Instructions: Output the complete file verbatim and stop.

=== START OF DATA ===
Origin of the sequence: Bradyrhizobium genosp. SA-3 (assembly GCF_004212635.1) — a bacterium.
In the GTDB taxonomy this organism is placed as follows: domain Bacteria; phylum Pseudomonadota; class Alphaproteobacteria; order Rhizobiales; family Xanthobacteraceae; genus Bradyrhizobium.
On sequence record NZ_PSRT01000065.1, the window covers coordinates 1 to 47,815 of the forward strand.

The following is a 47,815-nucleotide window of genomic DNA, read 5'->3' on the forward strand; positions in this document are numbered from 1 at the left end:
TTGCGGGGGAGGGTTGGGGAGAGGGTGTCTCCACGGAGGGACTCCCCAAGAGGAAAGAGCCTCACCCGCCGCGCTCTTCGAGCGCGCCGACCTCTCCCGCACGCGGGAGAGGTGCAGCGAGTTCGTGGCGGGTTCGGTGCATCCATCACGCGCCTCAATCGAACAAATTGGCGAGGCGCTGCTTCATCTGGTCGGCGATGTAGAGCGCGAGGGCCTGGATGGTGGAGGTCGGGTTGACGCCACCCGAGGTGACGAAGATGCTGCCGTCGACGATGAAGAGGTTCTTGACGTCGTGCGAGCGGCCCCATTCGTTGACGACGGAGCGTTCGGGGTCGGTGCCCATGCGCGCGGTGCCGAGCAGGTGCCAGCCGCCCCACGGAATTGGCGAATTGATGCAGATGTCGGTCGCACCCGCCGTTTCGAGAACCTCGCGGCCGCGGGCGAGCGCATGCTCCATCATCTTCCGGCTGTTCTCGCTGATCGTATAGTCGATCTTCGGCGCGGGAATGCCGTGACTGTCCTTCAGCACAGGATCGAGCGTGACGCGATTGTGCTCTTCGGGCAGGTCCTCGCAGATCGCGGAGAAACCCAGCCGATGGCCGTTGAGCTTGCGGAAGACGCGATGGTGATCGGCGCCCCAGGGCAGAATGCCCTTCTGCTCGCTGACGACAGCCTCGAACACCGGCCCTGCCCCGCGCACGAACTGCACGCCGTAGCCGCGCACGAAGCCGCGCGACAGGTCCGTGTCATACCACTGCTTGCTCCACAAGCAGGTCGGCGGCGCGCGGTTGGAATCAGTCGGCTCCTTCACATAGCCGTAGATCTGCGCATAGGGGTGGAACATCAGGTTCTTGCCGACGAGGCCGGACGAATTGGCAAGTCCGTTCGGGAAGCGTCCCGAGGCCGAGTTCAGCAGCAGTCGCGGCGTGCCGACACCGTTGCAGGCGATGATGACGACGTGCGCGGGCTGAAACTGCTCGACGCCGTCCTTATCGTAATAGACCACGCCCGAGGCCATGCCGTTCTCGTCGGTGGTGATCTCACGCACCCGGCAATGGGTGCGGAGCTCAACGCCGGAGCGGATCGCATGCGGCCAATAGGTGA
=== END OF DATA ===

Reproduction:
Origin of the sequence: Bradyrhizobium genosp. SA-3 (assembly GCF_004212635.1) — a bacterium.
In the GTDB taxonomy this organism is placed as follows: domain Bacteria; phylum Pseudomonadota; class Alphaproteobacteria; order Rhizobiales; family Xanthobacteraceae; genus Bradyrhizobium.
On sequence record NZ_PSRT01000065.1, the window covers coordinates 1 to 47,815 of the forward strand.

The following is a 47,815-nucleotide window of genomic DNA, read 5'->3' on the forward strand; positions in this document are numbered from 1 at the left end:
TTGCGGGGGAGGGTTGGGGAGAGGGTGTCTCCACGGAGGGACTCCCCAAGAGGAAAGAGCCTCACCCGCCGCGCTCTTCGAGCGCGCCGACCTCTCCCGCACGCGGGAGAGGTGCAGCGAGTTCGTGGCGGGTTCGGTGCATCCATCACGCGCCTCAATCGAACAAATTGGCGAGGCGCTGCTTCATCTGGTCGGCGATGTAGAGCGCGAGGGCCTGGATGGTGGAGGTCGGGTTGACGCCACCCGAGGTGACGAAGATGCTGCCGTCGACGATGAAGAGGTTCTTGACGTCGTGCGAGCGGCCCCATTCGTTGACGACGGAGCGTTCGGGGTCGGTGCCCATGCGCGCGGTGCCGAGCAGGTGCCAGCCGCCCCACGGAATTGGCGAATTGATGCAGATGTCGGTCGCACCCGCCGTTTCGAGAACCTCGCGGCCGCGGGCGAGCGCATGCTCCATCATCTTCCGGCTGTTCTCGCTGATCGTATAGTCGATCTTCGGCGCGGGAATGCCGTGACTGTCCTTCAGCACAGGATCGAGCGTGACGCGATTGTGCTCTTCGGGCAGGTCCTCGCAGATCGCGGAGAAACCCAGCCGATGGCCGTTGAGCTTGCGGAAGACGCGATGGTGATCGGCGCCCCAGGGCAGAATGCCCTTCTGCTCGCTGACGACAGCCTCGAACACCGGCCCTGCCCCGCGCACGAACTGCACGCCGTAGCCGCGCACGAAGCCGCGCGACAGGTCCGTGTCATACCACTGCTTGCTCCACAAGCAGGTCGGCGGCGCGCGGTTGGAATCAGTCGGCTCCTTCACATAGCCGTAGATCTGCGCATAGGGGTGGAACATCAGGTTCTTGCCGACGAGGCCGGACGAATTGGCAAGTCCGTTCGGGAAGCGTCCCGAGGCCGAGTTCAGCAGCAGTCGCGGCGTGCCGACACCGTTGCAGGCGATGATGACGACGTGCGCGGGCTGAAACTGCTCGACGCCGTCCTTATCGTAATAGACCACGCCCGAGGCCATGCCGTTCTCGTCGGTGGTGATCTCACGCACCCGGCAATGGGTGCGGAGCTCAACGCCGGAGCGGATCGCATGCGGCCAATAGGTGA